Wuhan is the top financial city of central China, but it is facing upcoming competition, as nearby Changsha and Zhengzhou have modernized their economies recently. Companies in Wuhan can rely on a considerable workforce with industrial knowledge, as the city is China’s number three in terms of higher education and scientific research, just after Beijing and Shanghai. Wuhan’s retail sector is very strong as well, and real estate is growing at healthy rates, profiting from infrastructural plans for metro expansion. Some areas may be favorable due to their scenic location, as Wuhan’s proportion of water to land is highest among the major cities of China. (Wuhan’s East Lake alone is about six times larger than Hangzhou’s West Lake.) Due to its favorable location, industrial incentives, and the high level of education, many foreign countries are investing in Wuhan. France (being particularyly highly invested here), the US, the UK, and Korea have estasblished consulates in the city. Although Wuhan is sitting in the middle of the country’s four economic core regions (all within a range of 1.000 km re) and offering a truly favorable location, in comparison to these areas the city seems to be a bit neglected. Three of the core regions, the Pearl River Delta, the Yangtze River Delta, and the Bohai Rim Region, are areas situated near the coast. When the boom went inland, Chongqing and Chengdu performed best, and Wuhan was Kind of passed over. To take a different perspective on Wuhan’s standing: Compared to the recent boomtowns Changsha, Zhengzhou, Hefei, and Nanchang (all within a 300 km radius), Wuhan stands out as the only megacity and most developed town.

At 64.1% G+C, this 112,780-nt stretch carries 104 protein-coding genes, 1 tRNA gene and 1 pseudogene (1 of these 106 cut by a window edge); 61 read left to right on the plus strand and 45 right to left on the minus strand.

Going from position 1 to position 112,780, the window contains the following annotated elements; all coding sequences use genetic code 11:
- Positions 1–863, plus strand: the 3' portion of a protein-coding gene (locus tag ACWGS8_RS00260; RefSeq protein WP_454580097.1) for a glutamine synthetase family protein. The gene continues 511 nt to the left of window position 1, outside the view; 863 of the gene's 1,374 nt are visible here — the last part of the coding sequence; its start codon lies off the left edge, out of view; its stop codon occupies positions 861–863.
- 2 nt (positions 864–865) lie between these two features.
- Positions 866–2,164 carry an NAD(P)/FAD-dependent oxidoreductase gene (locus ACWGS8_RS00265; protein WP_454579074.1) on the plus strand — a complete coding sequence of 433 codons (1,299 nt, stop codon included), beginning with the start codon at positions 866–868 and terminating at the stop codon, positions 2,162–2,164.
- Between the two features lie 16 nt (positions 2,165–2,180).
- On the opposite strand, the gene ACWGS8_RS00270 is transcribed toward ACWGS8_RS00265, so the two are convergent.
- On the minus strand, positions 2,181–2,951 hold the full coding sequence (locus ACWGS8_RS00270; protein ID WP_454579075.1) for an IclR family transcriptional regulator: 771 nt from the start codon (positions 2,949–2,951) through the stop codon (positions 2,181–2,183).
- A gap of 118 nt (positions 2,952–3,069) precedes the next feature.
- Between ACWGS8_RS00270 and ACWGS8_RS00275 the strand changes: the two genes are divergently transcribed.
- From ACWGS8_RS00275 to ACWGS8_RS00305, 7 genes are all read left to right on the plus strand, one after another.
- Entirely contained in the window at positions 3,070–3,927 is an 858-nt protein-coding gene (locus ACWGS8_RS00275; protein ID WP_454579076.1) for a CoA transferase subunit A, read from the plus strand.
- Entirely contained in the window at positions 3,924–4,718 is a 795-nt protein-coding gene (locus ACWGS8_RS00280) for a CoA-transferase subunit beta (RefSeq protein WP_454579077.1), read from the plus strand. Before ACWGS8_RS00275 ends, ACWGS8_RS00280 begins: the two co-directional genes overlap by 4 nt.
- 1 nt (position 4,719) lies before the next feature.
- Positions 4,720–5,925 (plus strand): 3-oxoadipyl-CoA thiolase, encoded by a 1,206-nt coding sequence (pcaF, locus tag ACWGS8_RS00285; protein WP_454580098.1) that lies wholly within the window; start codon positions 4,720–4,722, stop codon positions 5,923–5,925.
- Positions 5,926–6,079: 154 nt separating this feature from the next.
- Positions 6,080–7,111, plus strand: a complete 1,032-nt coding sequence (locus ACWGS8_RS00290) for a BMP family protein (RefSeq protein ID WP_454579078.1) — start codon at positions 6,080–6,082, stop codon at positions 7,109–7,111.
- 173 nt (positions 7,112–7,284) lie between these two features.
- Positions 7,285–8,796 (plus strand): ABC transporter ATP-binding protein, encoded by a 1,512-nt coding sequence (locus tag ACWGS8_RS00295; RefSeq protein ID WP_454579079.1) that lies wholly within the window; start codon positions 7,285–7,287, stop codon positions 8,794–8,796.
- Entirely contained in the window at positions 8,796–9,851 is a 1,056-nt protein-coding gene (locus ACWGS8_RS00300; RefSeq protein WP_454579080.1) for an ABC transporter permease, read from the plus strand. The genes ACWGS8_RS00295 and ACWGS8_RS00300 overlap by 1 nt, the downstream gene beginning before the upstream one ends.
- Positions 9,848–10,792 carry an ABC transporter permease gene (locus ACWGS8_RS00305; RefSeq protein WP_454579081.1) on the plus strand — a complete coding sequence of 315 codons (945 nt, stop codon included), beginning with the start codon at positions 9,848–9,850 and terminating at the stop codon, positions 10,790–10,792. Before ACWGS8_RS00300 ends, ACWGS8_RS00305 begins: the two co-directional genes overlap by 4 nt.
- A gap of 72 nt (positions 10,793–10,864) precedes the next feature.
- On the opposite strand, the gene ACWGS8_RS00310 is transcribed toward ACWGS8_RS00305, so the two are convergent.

How will Wuhan react to a whole lot of other boomtowns that sprang up in the interior? Wuhan has been a well-developed city for a long time, it grew healthily when Shanghai had its heyday, and also when Chongqing outpaced it, Wuhan continued to move up the ladder. Within central China, a region that now shows staggering growth rates, Wuhan’s prime position is not really endangered, as it clearly is the biggest metropolis of the region and a leader in many respects. A closer interconnection and regional competition will encourage modernization and development within Hubei province. By this process, the full significance of Wuhan’s location within the whole of China will ultimately surface and contribute to an upgrade in attractiveness for specific government support as well as for national and invernational investors.
Being the only megacity in central China, Wuhan has only one crucial option: Connect and compete. Sitting in a unique geographical position and being already connected to the core engines of growth in China, one of the things that may trigger more rapid economic development in Wuhan is intraregional competition and – at a smaller geographical scale – intraregional cooperation. The genesis of other, smaller boomtowns within central China, and the creation of a bigger metropolitan area around Wuhan could be valuable ingredients. As it is a main concern of the central government to initiate high growth rates and sustainable modernization in different cities in China’s interior, it may be desired that other towns in the region outperform Wuhan for some time in order to improve their competitive standing. But once Wuhan will be connected to Chongqing and Shanghai by faster train service, and complemented by more favorable preferential policies and better infrastructure (e.g. a more dense metro line network), things are looking especially well that Wuhan will develop into an indispensable strategic economic base.
© China Under Construction, 2016